Group protests Florence City Council meeting restrictions

Protesters want Florence City Council restrictions changed

FLORENCE, Ala. (WAFF) - Protesters stood outside this week’s Florence City Council meeting with a two-pronged complaint aimed at the council’s policy restricting the public from being at the meeting, and the potential reappointment of a historical board member.

According to our news partners at the Times Daily, the six people held signs asking to be allowed inside the Tuesday evening meeting. It was a protest against the council’s COVID-19 policy that only allows a member of the public inside while the person is addressing an issue on the agenda.

“The more we’re rebuffed, the more we’re staying,” William Lowe said. “They’re violating our constitutional rights by not allowing us into the meeting. They’ve co-opted the COVID declaration to try to keep us out of here.”

Council President Dick Jordan said Wednesday he is considering easing up on the meeting policies.

He said they are awaiting word from Gov. Key Ivey on what steps to take regarding the pandemic.

“I’d like to open it back up as quickly as possible,” Jordan said. “We need to look at that as soon as the city opens back up, and go ahead and open up our meetings, too. We’re just trying protect the employees and the general public by having it closed.”

He said the city might change the policy to allow people who are discussing an item on the agenda to stay throughout the meeting, while still observing mask and social distancing requirements.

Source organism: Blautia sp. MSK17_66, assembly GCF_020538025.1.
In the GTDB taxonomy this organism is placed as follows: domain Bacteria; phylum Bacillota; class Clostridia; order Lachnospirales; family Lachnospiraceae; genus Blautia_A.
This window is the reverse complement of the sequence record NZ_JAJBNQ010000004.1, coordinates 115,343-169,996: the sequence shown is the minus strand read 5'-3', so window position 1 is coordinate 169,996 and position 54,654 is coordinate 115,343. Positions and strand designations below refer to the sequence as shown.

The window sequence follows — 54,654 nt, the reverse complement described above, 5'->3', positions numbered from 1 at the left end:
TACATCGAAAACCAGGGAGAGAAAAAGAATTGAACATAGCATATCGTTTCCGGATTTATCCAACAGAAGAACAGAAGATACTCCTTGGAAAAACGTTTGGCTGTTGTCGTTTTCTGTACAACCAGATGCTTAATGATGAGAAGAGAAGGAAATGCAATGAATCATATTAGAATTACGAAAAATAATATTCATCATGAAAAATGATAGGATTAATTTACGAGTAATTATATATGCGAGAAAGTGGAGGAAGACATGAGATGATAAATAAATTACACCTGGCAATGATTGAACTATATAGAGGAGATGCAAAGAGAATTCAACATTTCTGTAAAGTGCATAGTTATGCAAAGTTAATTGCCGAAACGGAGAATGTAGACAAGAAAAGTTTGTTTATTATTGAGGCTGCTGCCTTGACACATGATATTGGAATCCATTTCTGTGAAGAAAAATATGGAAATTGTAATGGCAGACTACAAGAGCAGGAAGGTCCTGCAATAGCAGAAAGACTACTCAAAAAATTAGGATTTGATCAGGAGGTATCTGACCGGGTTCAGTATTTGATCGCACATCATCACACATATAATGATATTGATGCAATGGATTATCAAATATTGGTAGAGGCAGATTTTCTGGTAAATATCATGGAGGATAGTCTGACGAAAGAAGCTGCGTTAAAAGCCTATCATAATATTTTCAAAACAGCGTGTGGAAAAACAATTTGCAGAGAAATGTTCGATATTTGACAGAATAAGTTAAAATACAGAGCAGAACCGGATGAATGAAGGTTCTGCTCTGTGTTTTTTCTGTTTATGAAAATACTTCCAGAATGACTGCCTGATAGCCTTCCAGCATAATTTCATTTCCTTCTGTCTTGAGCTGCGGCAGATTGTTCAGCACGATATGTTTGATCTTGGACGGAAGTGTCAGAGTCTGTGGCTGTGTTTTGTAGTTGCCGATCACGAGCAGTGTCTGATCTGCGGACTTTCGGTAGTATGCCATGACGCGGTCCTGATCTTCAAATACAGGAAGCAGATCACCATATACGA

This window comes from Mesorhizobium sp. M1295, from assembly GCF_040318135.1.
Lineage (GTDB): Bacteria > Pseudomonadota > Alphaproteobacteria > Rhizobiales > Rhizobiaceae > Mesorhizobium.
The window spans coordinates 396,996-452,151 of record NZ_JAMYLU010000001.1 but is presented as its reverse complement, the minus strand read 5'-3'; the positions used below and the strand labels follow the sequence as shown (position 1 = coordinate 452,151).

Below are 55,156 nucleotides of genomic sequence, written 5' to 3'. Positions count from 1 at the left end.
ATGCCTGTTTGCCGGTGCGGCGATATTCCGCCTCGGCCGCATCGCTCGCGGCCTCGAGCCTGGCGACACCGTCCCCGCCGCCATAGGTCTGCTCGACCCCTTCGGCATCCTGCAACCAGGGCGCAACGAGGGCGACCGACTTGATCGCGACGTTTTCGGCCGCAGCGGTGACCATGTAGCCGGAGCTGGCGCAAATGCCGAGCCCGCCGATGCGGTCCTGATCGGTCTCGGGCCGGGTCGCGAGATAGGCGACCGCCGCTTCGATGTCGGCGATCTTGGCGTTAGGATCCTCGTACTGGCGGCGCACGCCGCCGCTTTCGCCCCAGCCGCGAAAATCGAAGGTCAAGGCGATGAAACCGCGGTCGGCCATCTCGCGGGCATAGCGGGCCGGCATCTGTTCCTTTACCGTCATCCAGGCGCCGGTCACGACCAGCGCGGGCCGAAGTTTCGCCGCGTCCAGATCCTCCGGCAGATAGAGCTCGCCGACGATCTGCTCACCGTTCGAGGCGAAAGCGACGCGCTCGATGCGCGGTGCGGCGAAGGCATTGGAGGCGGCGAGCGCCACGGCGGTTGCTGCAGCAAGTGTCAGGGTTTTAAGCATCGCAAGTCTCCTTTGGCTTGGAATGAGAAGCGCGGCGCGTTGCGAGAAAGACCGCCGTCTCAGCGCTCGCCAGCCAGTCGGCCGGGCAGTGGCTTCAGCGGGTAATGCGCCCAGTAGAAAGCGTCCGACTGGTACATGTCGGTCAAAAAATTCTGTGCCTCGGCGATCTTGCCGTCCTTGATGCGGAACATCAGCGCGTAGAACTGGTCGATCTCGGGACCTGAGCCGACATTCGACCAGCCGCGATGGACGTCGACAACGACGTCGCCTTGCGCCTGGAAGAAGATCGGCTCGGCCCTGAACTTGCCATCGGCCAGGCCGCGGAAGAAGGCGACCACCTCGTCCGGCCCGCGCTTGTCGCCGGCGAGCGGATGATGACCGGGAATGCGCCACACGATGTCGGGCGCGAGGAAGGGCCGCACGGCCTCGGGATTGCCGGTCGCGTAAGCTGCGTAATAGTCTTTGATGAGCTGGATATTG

Jordan said the meetings are live on Facebook, and anyone with concerns can call or email a council member.

David Carson said they also oppose reappointing Brian Murphy, who is the curator at Pope’s Tavern Museum and the Florence Indian Mound and Museum, to the city’s historical board.

Murphy has completed his first three-year term, and the council is considering whether to reappoint him.

Carson said he is upset because Murphy is a “Black Lives Matter activist” who has been part of Project Say Something’s efforts to move the Confederate monument from the front of the Lauderdale County Courthouse to the Soldier’s Rest in Florence City Cemetery.

He said he also dislikes the fact that Murphy came here from the state of New York.

“I don’t want far-left activists in charge of history programs in northwest Alabama,” Carson said.

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